Sankai Juku brought traditional butoh dance to Hancher Auditorium in Utsushi

Butoh dance company Sankai Juku presented Utsushi, meaning ‘Between Two Mirrors,’ to Hancher Auditorium on Oct. 22.



Ashley Dawson, Arts Reporter

In the dimly lit auditorium, audience members filled the seats of the first level, leaving only a few spots open for Sankai Juku’s performance of Utsushi at Hancher.

Dancing a piece that combined many of their previous performances, Sankai Juku mesmerized the audience with stunning visuals in the style of butoh, a Japanese dance performed by males painted entirely white.

The dancer’s bodies contrasted dramatically against the black backdrop as the performance began. As quickly as the lights went down on the audience, four figures sprung to life on stage, seemingly out of thin air.

Related: Sankai Juku returns to Hancher after 20 years with ‘Utsushi’ performance

From the ceiling hung three scales, each bearing a heaping pile of dust. In the middle of the stage, an even larger pile.

Music began playing while sounds of soft wind swept across the room. The four figures on stage began moving their hands slowly, blossoming like flowers from the ground.

As the music began to build, the movements of the figures grew larger and quicker, then slower, then smaller, then large, and so on.

They moved around the stage as if they were one body. Suddenly, they crowded in the middle, and flour flew from the ground into the air, filling the stage with a powdery breeze.

After a while, the four figures ran off the stage, leaving silence and empty space, before two new figures emerged from the back curtains. These performers began to mimic one another on each side of a rectangular patch of light, creating the illusion of a mirror.

After the two figures left, the room fell dark and quiet. Then, the four dancers returned, each donning black skirts, mangled with white, web-like drapings over the rest of their bodies. Discordant music began to play from the speakers. The music sounded like yelling and crying, and the dancers moved almost robotically.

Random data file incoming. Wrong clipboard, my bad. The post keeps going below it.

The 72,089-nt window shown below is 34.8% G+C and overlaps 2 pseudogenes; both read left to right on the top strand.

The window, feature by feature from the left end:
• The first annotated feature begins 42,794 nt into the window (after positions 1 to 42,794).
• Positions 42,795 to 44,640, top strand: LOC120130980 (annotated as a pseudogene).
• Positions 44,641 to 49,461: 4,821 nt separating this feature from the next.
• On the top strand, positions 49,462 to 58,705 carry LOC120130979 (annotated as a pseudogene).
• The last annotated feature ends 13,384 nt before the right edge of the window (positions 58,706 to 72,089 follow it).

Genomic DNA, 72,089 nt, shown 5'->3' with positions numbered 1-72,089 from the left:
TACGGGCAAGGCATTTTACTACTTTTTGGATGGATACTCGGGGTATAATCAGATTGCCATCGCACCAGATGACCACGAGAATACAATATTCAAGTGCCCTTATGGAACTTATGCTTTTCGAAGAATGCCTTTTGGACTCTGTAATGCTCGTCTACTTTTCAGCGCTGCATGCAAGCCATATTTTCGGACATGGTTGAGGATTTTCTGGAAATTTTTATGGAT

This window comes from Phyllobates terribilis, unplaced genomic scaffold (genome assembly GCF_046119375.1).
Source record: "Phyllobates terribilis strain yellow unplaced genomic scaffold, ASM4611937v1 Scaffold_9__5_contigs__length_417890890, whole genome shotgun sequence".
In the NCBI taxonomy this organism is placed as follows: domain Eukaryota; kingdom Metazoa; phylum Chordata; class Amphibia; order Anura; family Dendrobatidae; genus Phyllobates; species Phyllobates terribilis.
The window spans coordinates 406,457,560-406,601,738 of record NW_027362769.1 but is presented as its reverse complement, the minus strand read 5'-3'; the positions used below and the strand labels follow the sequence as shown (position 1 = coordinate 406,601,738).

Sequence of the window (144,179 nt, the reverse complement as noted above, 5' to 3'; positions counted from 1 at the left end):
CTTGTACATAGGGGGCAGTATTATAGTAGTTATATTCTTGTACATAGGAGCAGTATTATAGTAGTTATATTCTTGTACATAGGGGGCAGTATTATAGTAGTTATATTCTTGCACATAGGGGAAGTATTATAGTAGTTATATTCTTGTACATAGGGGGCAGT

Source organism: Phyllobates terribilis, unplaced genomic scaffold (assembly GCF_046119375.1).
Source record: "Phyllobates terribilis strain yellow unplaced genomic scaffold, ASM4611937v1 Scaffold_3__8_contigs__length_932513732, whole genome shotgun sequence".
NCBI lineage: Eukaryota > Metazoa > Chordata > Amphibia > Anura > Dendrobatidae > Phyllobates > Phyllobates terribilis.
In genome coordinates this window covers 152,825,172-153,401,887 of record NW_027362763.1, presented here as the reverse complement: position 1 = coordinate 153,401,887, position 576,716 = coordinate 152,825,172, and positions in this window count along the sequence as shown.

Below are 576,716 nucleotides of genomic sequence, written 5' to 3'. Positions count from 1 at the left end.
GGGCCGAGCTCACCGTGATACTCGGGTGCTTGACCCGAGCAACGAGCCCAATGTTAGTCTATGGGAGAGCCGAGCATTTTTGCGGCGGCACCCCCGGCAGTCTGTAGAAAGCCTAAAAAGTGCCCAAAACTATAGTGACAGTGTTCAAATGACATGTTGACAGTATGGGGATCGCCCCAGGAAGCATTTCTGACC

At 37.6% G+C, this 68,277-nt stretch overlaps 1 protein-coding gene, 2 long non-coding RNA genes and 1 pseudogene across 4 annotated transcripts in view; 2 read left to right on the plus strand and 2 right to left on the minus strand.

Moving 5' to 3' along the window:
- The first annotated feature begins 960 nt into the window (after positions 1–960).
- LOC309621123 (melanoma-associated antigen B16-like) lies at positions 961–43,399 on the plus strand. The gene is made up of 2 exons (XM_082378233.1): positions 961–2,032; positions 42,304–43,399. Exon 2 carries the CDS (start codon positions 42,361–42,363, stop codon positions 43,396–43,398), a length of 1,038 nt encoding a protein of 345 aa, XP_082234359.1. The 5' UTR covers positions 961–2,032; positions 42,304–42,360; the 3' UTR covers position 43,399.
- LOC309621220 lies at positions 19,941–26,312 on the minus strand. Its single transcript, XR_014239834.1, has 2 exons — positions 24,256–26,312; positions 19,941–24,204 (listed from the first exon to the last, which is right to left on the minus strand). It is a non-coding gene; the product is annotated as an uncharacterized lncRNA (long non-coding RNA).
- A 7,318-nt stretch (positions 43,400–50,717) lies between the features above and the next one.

As the dancers faced the back wall and shimmied their bodies like snakes, their hands trailed down their fronts, where they slowly untied their skirts and dropped them just low enough to show their bare bottoms to the audience, then continued to move from their hips.

This scene looked like something straight out of a nightmare. From the mask that looked like a brain, to the skirts that looked like leaking muscle tissue with slats of blood, it was definitely a creepy sight. Yet, it was somehow beautiful.

By the third segment, the pair of dancers and the quad of dancers had intermingled, so they were no longer with their original group. As they moved about, left and right, forward and back, the powder left on the floor was kicked into the air, returning to the ground like ashes from the sky.

The only sound in the room was the soft shuffling of each performer’s feet grazing across the stage. There was a distant thumping that kept growing as each performer made their way to one another.

They mirrored each other, mimicked one another from different angles, ran off and on the stage, and danced in a way that was so natural, it seemed almost random.

As the performance went on, the music changed pace. The dancers moved around; jumping, crawling, running, rolling.

Then, just as the performance began, it ended with the dancers hands moving like flowers blossoming, and the crowd stood, applauded, and cheered with a sense of confusion, yet full of delight from the wonderful journey presented onstage.